If you’re going to do any Silvelight/WPF development you need to have a good understanding of MVVM. There are frameworks out there such as MVVM Light but I decided to go with a simple implementation without the help of an MVVM framework. The cons of this (to which I found out) is that I had to do a lot of the wiring up myself, that I’m sure the framework would have provided me.
  • Databinding: The databinding model in Silverlight is immense. It’s very powerful and works great with MVVM. Once you master databinding you will understand the benefits of IValueConverter and the ability to manipulate data whilst databinding to your controls.

Conclusion

StackO (the very well-thought out name Smile) is far from complete. There are lots of features I would like to continue to develop and improve. I want a lot of that to come from the community. I intentionally left out a lot of features in the hope that they will be requested. If you have a Windows Phone 7 device I would really appreciate you downloading it and giving it a go and providing any feedback you can (good or bad). It’s completely FREE!

Tags: , | Categories: Articles, Tutorials Posted by RTomlinson on 2/11/2011 11:02 PM | Comments (0)

Very simple one here, but one that may not seem completely obvious to those new to Silverlight.

The Scenario

A very common scenario in Silverlight is to databing the visibility of a control to a boolean value in your code. At first you may think you can just do inline binding as normal:

<Image Source="AnImage.png" Visibility="{Binding Accepted}" />

 

Today I was trying to do similar with a new project I'm working on. A StackExchange (StackOverflow family of sites) application for Windows Phone 7 that brings the popular family of sites to the mobile. In particular I was trying to indicate which answer in particular was the correct one. To do this I used the Image control (as above) to display a green tick icon, similar to that on the StackOverflow website and bind the Accepted property to controls it's visibility.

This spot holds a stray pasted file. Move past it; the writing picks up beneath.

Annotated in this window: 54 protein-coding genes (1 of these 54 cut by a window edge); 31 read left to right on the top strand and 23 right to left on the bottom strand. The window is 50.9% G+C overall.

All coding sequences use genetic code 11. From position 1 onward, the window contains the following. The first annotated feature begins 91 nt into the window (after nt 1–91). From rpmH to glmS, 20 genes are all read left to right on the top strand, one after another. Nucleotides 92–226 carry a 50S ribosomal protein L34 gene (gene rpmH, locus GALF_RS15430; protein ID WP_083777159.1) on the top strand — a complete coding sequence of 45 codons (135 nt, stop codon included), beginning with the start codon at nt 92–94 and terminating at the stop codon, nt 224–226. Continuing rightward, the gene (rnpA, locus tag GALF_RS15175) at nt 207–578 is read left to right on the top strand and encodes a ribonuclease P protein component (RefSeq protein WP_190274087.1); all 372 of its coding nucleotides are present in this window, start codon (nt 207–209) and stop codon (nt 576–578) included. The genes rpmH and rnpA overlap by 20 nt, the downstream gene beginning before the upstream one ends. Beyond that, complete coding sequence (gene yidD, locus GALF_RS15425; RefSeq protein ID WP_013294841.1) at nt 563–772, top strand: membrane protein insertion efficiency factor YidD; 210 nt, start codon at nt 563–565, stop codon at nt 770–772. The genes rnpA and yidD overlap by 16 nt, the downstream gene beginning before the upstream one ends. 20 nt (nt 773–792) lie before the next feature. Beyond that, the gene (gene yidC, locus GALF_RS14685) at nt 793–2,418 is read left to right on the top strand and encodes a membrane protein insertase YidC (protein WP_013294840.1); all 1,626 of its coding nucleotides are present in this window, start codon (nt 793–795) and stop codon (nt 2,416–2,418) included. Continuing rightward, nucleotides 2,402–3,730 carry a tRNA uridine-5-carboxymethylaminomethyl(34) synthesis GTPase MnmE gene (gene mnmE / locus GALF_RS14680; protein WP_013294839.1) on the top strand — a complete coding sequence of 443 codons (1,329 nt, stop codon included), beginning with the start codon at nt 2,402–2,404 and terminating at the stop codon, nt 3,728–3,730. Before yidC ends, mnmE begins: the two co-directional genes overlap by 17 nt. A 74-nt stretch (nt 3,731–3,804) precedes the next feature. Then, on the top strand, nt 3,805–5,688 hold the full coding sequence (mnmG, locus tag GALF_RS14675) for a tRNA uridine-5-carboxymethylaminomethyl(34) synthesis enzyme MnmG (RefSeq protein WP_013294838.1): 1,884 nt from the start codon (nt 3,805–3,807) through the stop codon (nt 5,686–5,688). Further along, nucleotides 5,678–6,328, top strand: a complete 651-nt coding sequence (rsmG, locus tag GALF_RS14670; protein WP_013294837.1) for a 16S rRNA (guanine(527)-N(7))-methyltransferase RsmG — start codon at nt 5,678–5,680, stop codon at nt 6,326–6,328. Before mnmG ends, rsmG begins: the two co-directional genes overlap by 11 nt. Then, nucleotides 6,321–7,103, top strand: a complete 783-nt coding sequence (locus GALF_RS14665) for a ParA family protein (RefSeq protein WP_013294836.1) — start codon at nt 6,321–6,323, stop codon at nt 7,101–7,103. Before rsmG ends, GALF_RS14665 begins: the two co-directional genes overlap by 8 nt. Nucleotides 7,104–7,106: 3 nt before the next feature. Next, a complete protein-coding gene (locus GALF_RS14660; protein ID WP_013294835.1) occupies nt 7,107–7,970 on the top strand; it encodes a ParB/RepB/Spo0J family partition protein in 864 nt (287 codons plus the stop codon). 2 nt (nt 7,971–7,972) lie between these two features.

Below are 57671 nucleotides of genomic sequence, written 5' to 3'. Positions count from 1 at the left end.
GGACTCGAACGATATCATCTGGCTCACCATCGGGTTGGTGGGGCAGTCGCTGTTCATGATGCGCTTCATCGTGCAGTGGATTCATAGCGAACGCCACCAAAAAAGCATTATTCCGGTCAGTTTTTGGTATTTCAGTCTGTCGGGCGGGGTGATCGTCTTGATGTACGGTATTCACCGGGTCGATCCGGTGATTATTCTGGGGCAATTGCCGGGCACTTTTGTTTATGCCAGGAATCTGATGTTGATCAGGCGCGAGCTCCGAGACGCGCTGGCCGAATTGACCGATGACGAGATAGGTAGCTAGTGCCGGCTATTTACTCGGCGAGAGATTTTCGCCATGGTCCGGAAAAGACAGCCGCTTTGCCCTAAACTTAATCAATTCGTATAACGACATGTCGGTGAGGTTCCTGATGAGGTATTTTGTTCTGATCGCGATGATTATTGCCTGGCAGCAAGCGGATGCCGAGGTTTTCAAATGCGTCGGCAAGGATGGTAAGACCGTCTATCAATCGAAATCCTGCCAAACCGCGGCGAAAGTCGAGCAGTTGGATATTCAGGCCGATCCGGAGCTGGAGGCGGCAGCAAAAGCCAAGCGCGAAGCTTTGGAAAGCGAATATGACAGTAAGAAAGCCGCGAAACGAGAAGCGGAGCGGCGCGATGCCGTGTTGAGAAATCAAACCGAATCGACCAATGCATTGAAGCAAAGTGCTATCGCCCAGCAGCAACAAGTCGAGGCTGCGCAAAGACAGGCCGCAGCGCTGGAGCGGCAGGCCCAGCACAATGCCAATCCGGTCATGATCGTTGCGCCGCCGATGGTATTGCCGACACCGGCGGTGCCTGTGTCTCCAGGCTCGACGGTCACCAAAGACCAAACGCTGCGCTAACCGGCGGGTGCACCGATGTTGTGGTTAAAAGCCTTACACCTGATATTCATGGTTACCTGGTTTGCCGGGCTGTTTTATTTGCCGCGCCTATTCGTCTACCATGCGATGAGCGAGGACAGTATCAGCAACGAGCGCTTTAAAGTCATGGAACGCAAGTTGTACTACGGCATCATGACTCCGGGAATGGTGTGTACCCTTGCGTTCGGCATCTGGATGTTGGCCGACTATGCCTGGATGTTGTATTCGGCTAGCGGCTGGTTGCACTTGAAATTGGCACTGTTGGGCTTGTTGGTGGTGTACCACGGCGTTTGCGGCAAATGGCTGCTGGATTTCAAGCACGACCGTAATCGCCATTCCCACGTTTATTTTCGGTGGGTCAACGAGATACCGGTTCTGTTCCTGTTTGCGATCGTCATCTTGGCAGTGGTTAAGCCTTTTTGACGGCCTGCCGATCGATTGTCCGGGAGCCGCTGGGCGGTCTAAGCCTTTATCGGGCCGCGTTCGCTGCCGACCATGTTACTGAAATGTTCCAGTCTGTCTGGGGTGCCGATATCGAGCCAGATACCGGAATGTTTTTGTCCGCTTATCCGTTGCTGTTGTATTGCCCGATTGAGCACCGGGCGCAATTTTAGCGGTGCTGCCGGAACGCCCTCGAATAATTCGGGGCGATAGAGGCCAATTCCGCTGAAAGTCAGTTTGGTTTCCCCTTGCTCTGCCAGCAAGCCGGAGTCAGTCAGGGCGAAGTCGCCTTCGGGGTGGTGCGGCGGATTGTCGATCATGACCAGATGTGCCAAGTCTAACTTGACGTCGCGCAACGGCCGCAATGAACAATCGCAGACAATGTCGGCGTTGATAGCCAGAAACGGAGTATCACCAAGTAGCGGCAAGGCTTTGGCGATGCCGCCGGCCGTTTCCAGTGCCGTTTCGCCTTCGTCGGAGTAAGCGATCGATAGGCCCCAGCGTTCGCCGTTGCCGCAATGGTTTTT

The Solution

Unfortunately the visibility property is of type System.Windows.Visibility. Therefore we need to implement IValueConverter to take our boolean property and convert that to System.Windows.Visibility. You can then add this IValueConverter implementation to your XAML as a resource and specify the converter as a part of the binding process in your XAML.

 

   1:      public class VisibilityConverter : IValueConverter
   2:      {
   3:          public object Convert(
   4:              object value,
   5:              Type targetType,
   6:              object parameter,
   7:              CultureInfo culture)
   8:          {
   9:              bool visibility = (bool)value;
  10:              return visibility ? Visibility.Visible : Visibility.Collapsed;
  11:          }
  12:   
  13:          public object ConvertBack(
  14:              object value,
  15:              Type targetType,
  16:              object parameter,
  17:              CultureInfo culture)
  18:          {
  19:              Visibility visibility = (Visibility)value;
  20:              return (visibility == Visibility.Visible);
  21:          }
  22:      }

 

And the XAML:

 

   1:  <helpers:VisibilityConverter x:Key="VisibilityConverter"></helpers:VisibilityConverter>

   1:  <Image Source="/Images/Icons/correct_answer.png" Visibility="{Binding Accepted, Converter={StaticResource VisibilityConverter}}"></Image>

 

Again it may seem a little obvious but I hope this comes in handy for those new to Silverlight databinding.